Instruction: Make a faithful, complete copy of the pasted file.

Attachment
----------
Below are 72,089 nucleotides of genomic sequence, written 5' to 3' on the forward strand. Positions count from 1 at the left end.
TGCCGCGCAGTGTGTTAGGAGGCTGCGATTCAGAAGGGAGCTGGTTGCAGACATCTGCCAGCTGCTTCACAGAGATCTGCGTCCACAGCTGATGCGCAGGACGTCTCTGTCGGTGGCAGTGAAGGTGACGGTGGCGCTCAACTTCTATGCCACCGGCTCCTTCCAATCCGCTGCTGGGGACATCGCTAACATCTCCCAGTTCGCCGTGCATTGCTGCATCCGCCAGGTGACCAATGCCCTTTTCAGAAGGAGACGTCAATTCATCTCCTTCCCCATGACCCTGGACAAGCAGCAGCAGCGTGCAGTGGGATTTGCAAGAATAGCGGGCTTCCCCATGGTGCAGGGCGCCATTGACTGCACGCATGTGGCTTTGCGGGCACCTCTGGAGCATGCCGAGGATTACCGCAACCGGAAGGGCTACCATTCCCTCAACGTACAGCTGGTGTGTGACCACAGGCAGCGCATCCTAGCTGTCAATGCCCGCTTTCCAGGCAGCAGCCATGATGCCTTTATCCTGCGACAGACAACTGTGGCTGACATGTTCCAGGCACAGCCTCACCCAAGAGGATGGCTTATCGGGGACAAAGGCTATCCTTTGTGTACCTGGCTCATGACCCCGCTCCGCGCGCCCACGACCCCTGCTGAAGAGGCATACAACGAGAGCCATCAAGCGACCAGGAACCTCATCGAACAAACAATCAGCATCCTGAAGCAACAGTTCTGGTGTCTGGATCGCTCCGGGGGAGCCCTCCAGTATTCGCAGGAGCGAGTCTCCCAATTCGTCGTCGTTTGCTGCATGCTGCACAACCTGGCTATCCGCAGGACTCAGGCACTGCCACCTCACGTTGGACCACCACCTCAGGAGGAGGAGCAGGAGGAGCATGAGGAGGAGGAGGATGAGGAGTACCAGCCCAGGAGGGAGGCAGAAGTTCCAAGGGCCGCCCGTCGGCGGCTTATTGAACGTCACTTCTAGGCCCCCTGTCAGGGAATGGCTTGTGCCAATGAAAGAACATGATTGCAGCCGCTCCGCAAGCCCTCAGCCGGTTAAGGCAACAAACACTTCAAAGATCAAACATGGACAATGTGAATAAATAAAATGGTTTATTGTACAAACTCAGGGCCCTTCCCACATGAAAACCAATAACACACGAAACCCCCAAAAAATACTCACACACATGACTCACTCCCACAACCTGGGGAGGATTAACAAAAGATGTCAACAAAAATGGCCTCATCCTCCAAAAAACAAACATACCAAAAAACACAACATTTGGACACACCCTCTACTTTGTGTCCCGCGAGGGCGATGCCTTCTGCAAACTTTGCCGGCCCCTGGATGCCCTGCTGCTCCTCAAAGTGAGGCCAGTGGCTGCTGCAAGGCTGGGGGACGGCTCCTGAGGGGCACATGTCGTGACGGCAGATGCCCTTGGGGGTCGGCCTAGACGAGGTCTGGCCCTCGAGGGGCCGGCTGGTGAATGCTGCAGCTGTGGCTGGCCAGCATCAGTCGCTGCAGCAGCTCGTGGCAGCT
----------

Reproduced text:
Below are 72,089 nucleotides of genomic sequence, written 5' to 3' on the forward strand. Positions count from 1 at the left end.
TGCCGCGCAGTGTGTTAGGAGGCTGCGATTCAGAAGGGAGCTGGTTGCAGACATCTGCCAGCTGCTTCACAGAGATCTGCGTCCACAGCTGATGCGCAGGACGTCTCTGTCGGTGGCAGTGAAGGTGACGGTGGCGCTCAACTTCTATGCCACCGGCTCCTTCCAATCCGCTGCTGGGGACATCGCTAACATCTCCCAGTTCGCCGTGCATTGCTGCATCCGCCAGGTGACCAATGCCCTTTTCAGAAGGAGACGTCAATTCATCTCCTTCCCCATGACCCTGGACAAGCAGCAGCAGCGTGCAGTGGGATTTGCAAGAATAGCGGGCTTCCCCATGGTGCAGGGCGCCATTGACTGCACGCATGTGGCTTTGCGGGCACCTCTGGAGCATGCCGAGGATTACCGCAACCGGAAGGGCTACCATTCCCTCAACGTACAGCTGGTGTGTGACCACAGGCAGCGCATCCTAGCTGTCAATGCCCGCTTTCCAGGCAGCAGCCATGATGCCTTTATCCTGCGACAGACAACTGTGGCTGACATGTTCCAGGCACAGCCTCACCCAAGAGGATGGCTTATCGGGGACAAAGGCTATCCTTTGTGTACCTGGCTCATGACCCCGCTCCGCGCGCCCACGACCCCTGCTGAAGAGGCATACAACGAGAGCCATCAAGCGACCAGGAACCTCATCGAACAAACAATCAGCATCCTGAAGCAACAGTTCTGGTGTCTGGATCGCTCCGGGGGAGCCCTCCAGTATTCGCAGGAGCGAGTCTCCCAATTCGTCGTCGTTTGCTGCATGCTGCACAACCTGGCTATCCGCAGGACTCAGGCACTGCCACCTCACGTTGGACCACCACCTCAGGAGGAGGAGCAGGAGGAGCATGAGGAGGAGGAGGATGAGGAGTACCAGCCCAGGAGGGAGGCAGAAGTTCCAAGGGCCGCCCGTCGGCGGCTTATTGAACGTCACTTCTAGGCCCCCTGTCAGGGAATGGCTTGTGCCAATGAAAGAACATGATTGCAGCCGCTCCGCAAGCCCTCAGCCGGTTAAGGCAACAAACACTTCAAAGATCAAACATGGACAATGTGAATAAATAAAATGGTTTATTGTACAAACTCAGGGCCCTTCCCACATGAAAACCAATAACACACGAAACCCCCAAAAAATACTCACACACATGACTCACTCCCACAACCTGGGGAGGATTAACAAAAGATGTCAACAAAAATGGCCTCATCCTCCAAAAAACAAACATACCAAAAAACACAACATTTGGACACACCCTCTACTTTGTGTCCCGCGAGGGCGATGCCTTCTGCAAACTTTGCCGGCCCCTGGATGCCCTGCTGCTCCTCAAAGTGAGGCCAGTGGCTGCTGCAAGGCTGGGGGACGGCTCCTGAGGGGCACATGTCGTGACGGCAGATGCCCTTGGGGGTCGGCCTAGACGAGGTCTGGCCCTCGAGGGGCCGGCTGGTGAATGCTGCAGCTGTGGCTGGCCAGCATCAGTCGCTGCAGCAGCTCGTGGCAGCT